For the grant period ending December 30, 2017, awardees are as follows:

Center for Economic Growth – $75,000

The Center for Economic Growth (CEG) is working with ThermoAura Inc. to help them with the integration of new equipment into their manufacturing process to enable the high-volume manufacture of advanced nanocrystalline thermoelectric alloys. ThermoAura is an early stage company commercializing high-performance nanostructured thermoelectrics produced by a unique chemical method. Through working with CEG and the new equipment the project will support, ThermoAura will be able to decrease assembly times by more than four-fold, permit a three-fold increase in the number of parts produced per cycle and yield per-unit manufacturing costs that are the best in the world and up to 20% more competitive with overseas manufacturers.

Clarkson University – $75,000

Clarkson University is creating a new shared laboratory for both academic and industry collaboration in which both will have access to laboratory tools and equipment. The new space, named the Clarkson Biomaterials Characterization Laboratory, will use the Manufacturing Innovation Grant award to purchase a Fourier transform infrared (FTIR) spectrometer/ infrared (IR) microscope for the purpose of developing and manufacturing next-generation metamaterials-enhanced infrared imaging systems for commercial, security and defense markets. Industry demand for the FTIR/IR microscope at Clarkson is driven by Phoebus Optoelectronics LLC, which has been performing metamaterials research, development and commercialization over the last ten years. The project with Clarkson will generate significant economic impact for Phoebus Optoelectronics, Clarkson University, Potsdam and the surrounding communities, including the creation of 10 high quality jobs over the next two years.

Cornell Center for Materials Research – $58,926

Cornell Center for Materials Research (CCMR) and Professor Yong Joo of Cornell University’s School of Chemical and Biomolecular Engineering are working with IdealChain, a spinoff of Buckingham Manufacturing, who manufactures safety products (harnesses, rescue systems, etc.), to develop and build a bench-scale multi-nozzle Air-Controlled (AC) electrospray system for encapsulation of dyes, to use as stress indicators in safety products. The resulting roll-to-roll electrospray system will be used by IdealChain to fabricate stress-indicating fibers and patches for safety equipment, helping the user to determine when to safely retire their equipment. The manufacturing technology originally developed through the CCMR Industrial Partnerships Program between the Joo Group and Buckingham Manufacturing not only has a large impact on the safety industry, but also wide-ranging ramifications for the fragrance, food, drug delivery and self-healing material industries. Additionally, this project will help IdealChain add 10 new jobs in the next two years.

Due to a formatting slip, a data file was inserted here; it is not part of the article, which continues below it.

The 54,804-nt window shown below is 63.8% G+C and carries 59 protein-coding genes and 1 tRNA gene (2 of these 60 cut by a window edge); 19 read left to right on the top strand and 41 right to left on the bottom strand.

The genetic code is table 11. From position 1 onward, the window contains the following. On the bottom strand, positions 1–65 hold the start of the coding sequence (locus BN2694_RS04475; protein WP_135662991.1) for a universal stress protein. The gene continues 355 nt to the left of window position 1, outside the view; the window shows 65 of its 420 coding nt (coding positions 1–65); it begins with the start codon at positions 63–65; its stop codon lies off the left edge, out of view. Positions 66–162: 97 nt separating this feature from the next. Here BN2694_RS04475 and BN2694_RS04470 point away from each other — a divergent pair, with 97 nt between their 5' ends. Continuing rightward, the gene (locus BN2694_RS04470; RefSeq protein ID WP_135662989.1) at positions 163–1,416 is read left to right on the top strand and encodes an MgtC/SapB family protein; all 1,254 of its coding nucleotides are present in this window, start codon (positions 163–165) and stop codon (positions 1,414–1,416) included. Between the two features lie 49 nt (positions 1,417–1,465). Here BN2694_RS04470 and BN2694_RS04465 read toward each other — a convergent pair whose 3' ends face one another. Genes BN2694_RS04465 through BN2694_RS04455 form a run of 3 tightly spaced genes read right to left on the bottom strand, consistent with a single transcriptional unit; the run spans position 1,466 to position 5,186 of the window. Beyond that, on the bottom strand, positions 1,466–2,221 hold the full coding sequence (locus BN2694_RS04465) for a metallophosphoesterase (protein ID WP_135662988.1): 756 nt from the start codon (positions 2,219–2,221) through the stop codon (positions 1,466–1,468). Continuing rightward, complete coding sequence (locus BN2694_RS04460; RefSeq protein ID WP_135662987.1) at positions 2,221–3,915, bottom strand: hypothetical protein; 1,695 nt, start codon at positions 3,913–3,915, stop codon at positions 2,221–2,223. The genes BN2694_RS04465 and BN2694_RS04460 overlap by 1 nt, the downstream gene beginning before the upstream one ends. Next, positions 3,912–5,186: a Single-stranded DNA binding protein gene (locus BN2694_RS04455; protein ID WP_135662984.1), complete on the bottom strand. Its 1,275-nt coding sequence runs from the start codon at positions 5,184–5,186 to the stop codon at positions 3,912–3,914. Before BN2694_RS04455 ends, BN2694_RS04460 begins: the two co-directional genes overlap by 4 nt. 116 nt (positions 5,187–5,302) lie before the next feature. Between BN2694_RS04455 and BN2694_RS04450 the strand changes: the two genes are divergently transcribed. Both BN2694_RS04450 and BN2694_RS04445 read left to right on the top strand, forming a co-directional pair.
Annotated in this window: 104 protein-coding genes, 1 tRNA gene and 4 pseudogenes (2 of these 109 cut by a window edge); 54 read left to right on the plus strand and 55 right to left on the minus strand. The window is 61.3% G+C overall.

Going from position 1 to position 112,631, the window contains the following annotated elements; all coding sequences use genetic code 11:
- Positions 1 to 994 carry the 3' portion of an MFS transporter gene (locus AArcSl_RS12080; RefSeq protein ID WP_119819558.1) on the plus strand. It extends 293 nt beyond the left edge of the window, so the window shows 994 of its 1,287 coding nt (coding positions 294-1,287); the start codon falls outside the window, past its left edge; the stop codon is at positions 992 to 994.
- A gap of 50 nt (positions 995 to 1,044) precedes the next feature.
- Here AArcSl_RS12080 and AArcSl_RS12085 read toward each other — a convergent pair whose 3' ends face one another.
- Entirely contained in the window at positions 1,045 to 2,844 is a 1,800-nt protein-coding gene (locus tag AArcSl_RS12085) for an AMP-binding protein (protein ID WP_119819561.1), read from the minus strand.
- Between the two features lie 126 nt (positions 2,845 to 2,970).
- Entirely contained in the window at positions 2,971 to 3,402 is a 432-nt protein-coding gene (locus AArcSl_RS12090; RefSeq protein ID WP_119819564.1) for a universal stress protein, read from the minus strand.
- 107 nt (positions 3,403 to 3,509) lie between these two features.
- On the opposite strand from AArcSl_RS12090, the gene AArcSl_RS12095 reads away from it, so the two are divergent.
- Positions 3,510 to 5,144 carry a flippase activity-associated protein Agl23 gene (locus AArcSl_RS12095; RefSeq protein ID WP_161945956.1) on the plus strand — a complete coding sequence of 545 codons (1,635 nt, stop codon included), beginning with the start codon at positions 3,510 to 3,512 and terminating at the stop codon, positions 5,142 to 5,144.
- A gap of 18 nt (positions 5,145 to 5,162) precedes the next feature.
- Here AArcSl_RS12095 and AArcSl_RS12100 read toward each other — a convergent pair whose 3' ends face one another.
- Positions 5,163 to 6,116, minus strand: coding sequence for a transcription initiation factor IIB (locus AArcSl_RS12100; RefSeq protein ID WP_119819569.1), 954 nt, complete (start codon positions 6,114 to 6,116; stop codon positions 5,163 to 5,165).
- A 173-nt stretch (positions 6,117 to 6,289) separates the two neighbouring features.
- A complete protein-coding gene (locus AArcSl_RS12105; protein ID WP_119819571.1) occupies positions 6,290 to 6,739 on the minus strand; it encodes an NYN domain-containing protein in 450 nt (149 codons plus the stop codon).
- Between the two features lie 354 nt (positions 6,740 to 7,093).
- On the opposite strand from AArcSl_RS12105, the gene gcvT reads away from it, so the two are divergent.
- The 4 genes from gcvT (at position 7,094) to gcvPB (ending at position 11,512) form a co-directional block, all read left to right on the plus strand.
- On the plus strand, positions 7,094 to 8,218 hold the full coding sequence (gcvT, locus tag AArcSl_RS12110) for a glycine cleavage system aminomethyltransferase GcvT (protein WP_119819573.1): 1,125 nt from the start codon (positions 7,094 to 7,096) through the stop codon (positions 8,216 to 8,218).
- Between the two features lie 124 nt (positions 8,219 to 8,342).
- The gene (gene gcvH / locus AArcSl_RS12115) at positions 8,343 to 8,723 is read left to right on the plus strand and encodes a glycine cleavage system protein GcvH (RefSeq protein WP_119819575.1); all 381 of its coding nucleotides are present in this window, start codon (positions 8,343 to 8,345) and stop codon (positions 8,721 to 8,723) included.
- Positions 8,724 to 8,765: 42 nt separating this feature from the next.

Cornell Nanoscale Science & Technology Facility – $75,000

The Cornell NanoScale Facility (CNF) at Cornell University has partnered with Xallent LLC to develop a next generation diagnostic tool to more rapidly and economically test and characterize semiconductor devices and thin film materials during manufacturing. This tool is built on Xallent’s innovative nanoscale imaging and probing technology. The ability to rapidly probe and measure electrical components at the nanoscale for diagnostics and failure analysis non-destructively is expected to tap a broad range of industry applications. The Manufacturing Innovation Grant will be used to adapt Xallent’s nanomachine platforms to analytical instruments at the Cornell NanoScale Facility for validation, user interface focus, and reliability studies to ready the company for product launch and scale up. Additionally, this project will help Xallent add 8 new jobs by the end of 2019.

Cornell University – $74,980

Cornell University researchers and VitaScan have developed the VitaScan diagnostics platform: a low cost and portable instrument that can determine micronutrient deficiencies including vitamin D and iron from a finger stick of blood. A key innovation that makes this possible is the design and manufacturing of a proprietary lateral flow assay that combines blood filtration, chemical mixing, and capture of antibodies into one rapid process. Cornell and VitaScan will together develop a medium-scale manufacturing and packaging process to optimize the procedure and create reliable tests for validation studies. VitaScan will pursue the manufacturing strategy in preparation for commercialization, and plans to create 10 new jobs in the next two years.